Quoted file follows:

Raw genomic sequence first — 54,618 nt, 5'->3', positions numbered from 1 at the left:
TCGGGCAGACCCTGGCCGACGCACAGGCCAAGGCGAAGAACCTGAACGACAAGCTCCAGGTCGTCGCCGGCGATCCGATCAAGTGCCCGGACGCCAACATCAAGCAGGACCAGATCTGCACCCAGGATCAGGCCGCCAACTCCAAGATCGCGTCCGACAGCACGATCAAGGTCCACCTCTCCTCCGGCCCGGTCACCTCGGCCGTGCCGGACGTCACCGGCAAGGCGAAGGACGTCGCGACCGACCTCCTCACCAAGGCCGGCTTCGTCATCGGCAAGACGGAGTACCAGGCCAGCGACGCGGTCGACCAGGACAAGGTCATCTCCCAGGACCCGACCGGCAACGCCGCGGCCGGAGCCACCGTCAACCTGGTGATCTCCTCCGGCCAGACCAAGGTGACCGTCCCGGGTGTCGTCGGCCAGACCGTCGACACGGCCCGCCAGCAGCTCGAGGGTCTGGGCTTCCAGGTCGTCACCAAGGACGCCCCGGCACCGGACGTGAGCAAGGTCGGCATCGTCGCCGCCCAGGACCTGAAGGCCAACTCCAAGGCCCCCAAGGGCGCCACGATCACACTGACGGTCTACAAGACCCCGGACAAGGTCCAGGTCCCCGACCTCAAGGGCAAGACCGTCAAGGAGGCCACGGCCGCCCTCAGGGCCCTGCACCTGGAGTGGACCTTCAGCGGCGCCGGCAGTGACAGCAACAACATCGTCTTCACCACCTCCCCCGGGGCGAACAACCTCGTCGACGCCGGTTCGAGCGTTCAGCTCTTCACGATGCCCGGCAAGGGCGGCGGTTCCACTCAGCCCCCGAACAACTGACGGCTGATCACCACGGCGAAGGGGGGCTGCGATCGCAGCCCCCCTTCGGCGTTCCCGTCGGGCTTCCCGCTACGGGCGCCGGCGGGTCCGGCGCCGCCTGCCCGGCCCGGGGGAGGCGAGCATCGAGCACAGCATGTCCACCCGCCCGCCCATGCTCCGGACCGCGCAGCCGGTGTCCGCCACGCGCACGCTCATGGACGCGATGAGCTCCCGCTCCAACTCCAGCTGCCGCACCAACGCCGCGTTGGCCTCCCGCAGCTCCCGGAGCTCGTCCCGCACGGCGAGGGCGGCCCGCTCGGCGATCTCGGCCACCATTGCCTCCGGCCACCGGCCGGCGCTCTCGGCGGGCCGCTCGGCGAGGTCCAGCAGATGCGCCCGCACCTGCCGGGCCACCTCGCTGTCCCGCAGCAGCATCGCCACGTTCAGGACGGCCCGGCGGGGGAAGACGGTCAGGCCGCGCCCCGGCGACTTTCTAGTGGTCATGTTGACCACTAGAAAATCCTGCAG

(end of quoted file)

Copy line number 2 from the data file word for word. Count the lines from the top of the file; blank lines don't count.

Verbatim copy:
TCGGGCAGACCCTGGCCGACGCACAGGCCAAGGCGAAGAACCTGAACGACAAGCTCCAGGTCGTCGCCGGCGATCCGATCAAGTGCCCGGACGCCAACATCAAGCAGGACCAGATCTGCACCCAGGATCAGGCCGCCAACTCCAAGATCGCGTCCGACAGCACGATCAAGGTCCACCTCTCCTCCGGCCCGGTCACCTCGGCCGTGCCGGACGTCACCGGCAAGGCGAAGGACGTCGCGACCGACCTCCTCACCAAGGCCGGCTTCGTCATCGGCAAGACGGAGTACCAGGCCAGCGACGCGGTCGACCAGGACAAGGTCATCTCCCAGGACCCGACCGGCAACGCCGCGGCCGGAGCCACCGTCAACCTGGTGATCTCCTCCGGCCAGACCAAGGTGACCGTCCCGGGTGTCGTCGGCCAGACCGTCGACACGGCCCGCCAGCAGCTCGAGGGTCTGGGCTTCCAGGTCGTCACCAAGGACGCCCCGGCACCGGACGTGAGCAAGGTCGGCATCGTCGCCGCCCAGGACCTGAAGGCCAACTCCAAGGCCCCCAAGGGCGCCACGATCACACTGACGGTCTACAAGACCCCGGACAAGGTCCAGGTCCCCGACCTCAAGGGCAAGACCGTCAAGGAGGCCACGGCCGCCCTCAGGGCCCTGCACCTGGAGTGGACCTTCAGCGGCGCCGGCAGTGACAGCAACAACATCGTCTTCACCACCTCCCCCGGGGCGAACAACCTCGTCGACGCCGGTTCGAGCGTTCAGCTCTTCACGATGCCCGGCAAGGGCGGCGGTTCCACTCAGCCCCCGAACAACTGACGGCTGATCACCACGGCGAAGGGGGGCTGCGATCGCAGCCCCCCTTCGGCGTTCCCGTCGGGCTTCCCGCTACGGGCGCCGGCGGGTCCGGCGCCGCCTGCCCGGCCCGGGGGAGGCGAGCATCGAGCACAGCATGTCCACCCGCCCGCCCATGCTCCGGACCGCGCAGCCGGTGTCCGCCACGCGCACGCTCATGGACGCGATGAGCTCCCGCTCCAACTCCAGCTGCCGCACCAACGCCGCGTTGGCCTCCCGCAGCTCCCGGAGCTCGTCCCGCACGGCGAGGGCGGCCCGCTCGGCGATCTCGGCCACCATTGCCTCCGGCCACCGGCCGGCGCTCTCGGCGGGCCGCTCGGCGAGGTCCAGCAGATGCGCCCGCACCTGCCGGGCCACCTCGCTGTCCCGCAGCAGCATCGCCACGTTCAGGACGGCCCGGCGGGGGAAGACGGTCAGGCCGCGCCCCGGCGACTTTCTAGTGGTCATGTTGACCACTAGAAAATCCTGCAG